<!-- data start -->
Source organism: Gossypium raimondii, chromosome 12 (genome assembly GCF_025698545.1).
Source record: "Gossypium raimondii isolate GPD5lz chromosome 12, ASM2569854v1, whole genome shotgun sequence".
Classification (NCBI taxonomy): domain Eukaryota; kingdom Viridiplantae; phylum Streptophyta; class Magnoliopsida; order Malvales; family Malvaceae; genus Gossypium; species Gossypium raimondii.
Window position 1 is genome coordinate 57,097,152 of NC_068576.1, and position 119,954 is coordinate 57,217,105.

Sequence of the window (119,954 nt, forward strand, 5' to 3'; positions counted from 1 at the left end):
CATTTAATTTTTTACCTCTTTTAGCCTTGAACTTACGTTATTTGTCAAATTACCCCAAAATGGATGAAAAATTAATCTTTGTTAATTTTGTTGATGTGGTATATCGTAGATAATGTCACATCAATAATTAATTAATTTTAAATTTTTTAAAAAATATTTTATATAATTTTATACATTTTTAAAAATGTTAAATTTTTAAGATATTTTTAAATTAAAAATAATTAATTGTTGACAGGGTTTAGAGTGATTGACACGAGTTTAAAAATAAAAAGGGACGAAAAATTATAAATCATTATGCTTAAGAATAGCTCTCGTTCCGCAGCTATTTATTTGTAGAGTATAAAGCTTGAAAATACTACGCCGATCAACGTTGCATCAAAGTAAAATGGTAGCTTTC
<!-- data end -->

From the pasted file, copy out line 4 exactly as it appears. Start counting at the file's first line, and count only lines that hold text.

Window position 1 is genome coordinate 57,097,152 of NC_068576.1, and position 119,954 is coordinate 57,217,105.